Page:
Guest blog post by David Kappos , Under Secretary For Intellectual Property and Director, United States Patent and Trademark Office, Department of Commerce
At a ceremony at the White House Friday, I had the pleasure to join President Obama as he honored recipients of the National Medal of Technology and Innovation—the highest honor bestowed by the United States government on our nation’s brightest innovators and inventors.
Whether unraveling the information intertwined in a DNA helix, improving the safety of air travel, or digitizing the way we capture memories of loved ones—the medal recipients have offered humanity new tools to tackle some of the toughest challenges we confront as a planet. Moreover, by improving our understanding of the world around us, they have rewritten textbook fundamentals—and inspired a new generation of thinkers to explore unfamiliar terrain.
Much like the thousands of patent and trademark applications, the Commerce Department's United States Patent and Trademark Office (USPTO) carefully examines each and every day, the National Medal of Technology & Innovation serves as a reminder that our nation continues to be built by those willing to challenge traditions—willing to push the boundaries of convention and willing to test new limits in design and thought.
This year our new laureates join the esteemed ranks of the creator of the refrigerator, the visionary behind the LED, the inventor of the microphone, and even the late Steve Jobs—the pioneer of the personal computer. These medal winners do not just boast historic scientific contribution and achievement—their endeavors fundamentally reimagine the way we interact with one another.
They have changed the way we eat, they’ve changed the way we care for the sick, they’ve changed the way we do business, and they have even changed the way we gaze into the farthest depths of the universe.
It is through a firm belief in the transformative power of American creativity and mettle that this administration has made investments in research and experimentation a priority; and it’s even why President Obama recently signed a historic new patent reform law that makes it easier to protect and market breakthrough technologies.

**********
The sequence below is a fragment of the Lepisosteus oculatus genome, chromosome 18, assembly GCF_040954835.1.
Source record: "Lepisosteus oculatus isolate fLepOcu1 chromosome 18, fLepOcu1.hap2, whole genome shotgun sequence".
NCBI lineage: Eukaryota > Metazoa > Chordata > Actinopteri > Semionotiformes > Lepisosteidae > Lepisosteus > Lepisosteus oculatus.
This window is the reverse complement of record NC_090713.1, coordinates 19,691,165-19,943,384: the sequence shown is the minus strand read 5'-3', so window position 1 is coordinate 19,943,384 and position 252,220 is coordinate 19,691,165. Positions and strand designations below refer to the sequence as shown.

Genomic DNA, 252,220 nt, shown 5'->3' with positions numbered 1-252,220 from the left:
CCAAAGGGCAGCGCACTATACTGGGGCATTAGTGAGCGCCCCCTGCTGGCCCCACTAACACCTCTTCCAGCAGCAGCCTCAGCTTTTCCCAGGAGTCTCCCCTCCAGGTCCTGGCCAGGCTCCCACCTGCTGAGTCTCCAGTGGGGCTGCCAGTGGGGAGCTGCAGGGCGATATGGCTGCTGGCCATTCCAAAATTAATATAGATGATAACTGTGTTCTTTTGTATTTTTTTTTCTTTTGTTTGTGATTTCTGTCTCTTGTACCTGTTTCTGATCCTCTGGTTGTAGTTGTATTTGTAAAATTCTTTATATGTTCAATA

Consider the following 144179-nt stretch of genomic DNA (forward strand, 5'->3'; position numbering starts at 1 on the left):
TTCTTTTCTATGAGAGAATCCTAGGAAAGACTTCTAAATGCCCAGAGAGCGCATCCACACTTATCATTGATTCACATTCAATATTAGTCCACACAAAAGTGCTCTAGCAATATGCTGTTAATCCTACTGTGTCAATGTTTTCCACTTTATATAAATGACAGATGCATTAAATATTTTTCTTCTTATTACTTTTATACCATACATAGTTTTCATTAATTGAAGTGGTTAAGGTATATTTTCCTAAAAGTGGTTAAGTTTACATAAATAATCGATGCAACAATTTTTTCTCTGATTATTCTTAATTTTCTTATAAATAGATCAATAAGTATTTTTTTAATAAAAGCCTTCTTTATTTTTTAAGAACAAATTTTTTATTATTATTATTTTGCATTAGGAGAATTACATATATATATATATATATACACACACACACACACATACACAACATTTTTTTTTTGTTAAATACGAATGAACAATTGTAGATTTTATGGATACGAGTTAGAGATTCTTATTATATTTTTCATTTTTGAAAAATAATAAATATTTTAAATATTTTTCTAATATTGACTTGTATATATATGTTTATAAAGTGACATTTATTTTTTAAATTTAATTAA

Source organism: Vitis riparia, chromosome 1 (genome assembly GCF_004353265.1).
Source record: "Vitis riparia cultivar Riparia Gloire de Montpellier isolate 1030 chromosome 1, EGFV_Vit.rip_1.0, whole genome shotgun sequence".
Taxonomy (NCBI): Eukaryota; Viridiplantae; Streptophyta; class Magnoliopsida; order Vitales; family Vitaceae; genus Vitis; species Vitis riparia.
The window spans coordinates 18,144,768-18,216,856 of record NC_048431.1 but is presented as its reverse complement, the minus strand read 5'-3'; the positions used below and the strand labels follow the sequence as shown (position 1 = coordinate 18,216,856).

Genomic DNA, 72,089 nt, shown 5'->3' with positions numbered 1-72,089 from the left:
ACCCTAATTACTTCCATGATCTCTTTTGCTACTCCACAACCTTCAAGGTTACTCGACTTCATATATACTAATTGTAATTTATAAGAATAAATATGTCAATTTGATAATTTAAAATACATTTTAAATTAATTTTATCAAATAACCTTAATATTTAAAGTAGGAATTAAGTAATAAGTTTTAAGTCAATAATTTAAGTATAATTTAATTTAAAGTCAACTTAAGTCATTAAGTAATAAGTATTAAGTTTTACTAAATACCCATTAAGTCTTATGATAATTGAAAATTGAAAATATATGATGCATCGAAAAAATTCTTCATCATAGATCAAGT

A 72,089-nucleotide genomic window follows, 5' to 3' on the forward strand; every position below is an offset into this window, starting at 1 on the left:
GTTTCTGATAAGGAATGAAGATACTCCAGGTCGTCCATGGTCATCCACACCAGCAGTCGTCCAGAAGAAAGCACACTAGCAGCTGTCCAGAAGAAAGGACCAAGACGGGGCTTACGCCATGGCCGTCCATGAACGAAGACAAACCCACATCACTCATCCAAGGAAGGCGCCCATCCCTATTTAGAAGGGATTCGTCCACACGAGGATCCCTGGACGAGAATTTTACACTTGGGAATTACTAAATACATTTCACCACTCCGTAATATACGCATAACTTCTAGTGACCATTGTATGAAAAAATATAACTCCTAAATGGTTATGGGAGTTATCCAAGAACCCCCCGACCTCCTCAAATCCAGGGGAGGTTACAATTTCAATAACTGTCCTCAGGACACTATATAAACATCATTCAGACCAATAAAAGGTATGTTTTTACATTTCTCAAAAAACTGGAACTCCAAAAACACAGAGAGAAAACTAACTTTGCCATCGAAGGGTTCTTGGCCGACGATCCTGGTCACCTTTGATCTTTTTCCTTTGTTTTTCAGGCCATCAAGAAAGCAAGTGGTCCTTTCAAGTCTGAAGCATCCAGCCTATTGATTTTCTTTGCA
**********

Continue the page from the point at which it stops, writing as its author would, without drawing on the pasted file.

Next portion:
The body of work of the laureates we honor demonstrates that the curiosity to experiment and invent will navigate us through the toughest roads ahead, inspire the next great industries and promote the next wave of jobs.
- Dr. Rakesh Agrawal (West Lafayette, IN) for his many innovations relating to liquefied gas production, which have resulted in significant energy and cost efficiencies and advanced the science of electronic device manufacturing while enhancing the supply of industrial gases for a wide range of industries.
- Dr. B. Jayant Baliga (Raleigh, NC) for the development and commercialization of a range of power semiconductor devices that are extensively used today in lighting, medicine, and renewable energy generation systems, including hybrid and electric vehicles and solar energy sources.
- Mr. C. Donald Bateman (Redmond, WA) for developing and championing flight-safety sensors that are used in aircraft worldwide, including ground-proximity warning systems and wind-shear detection systems.
- Ms. Yvonne C. Brill (Skillman, NJ) for innovation in rocket propulsion systems for geosynchronous and low earth orbit communication satellites, which greatly improved the effectiveness of space propulsion systems.
- Dr. Michael F. Tompsett (Murray Hill, NJ) for pioneering work in materials and electronic technologies including the design and development of the first charge-coupled device imagers.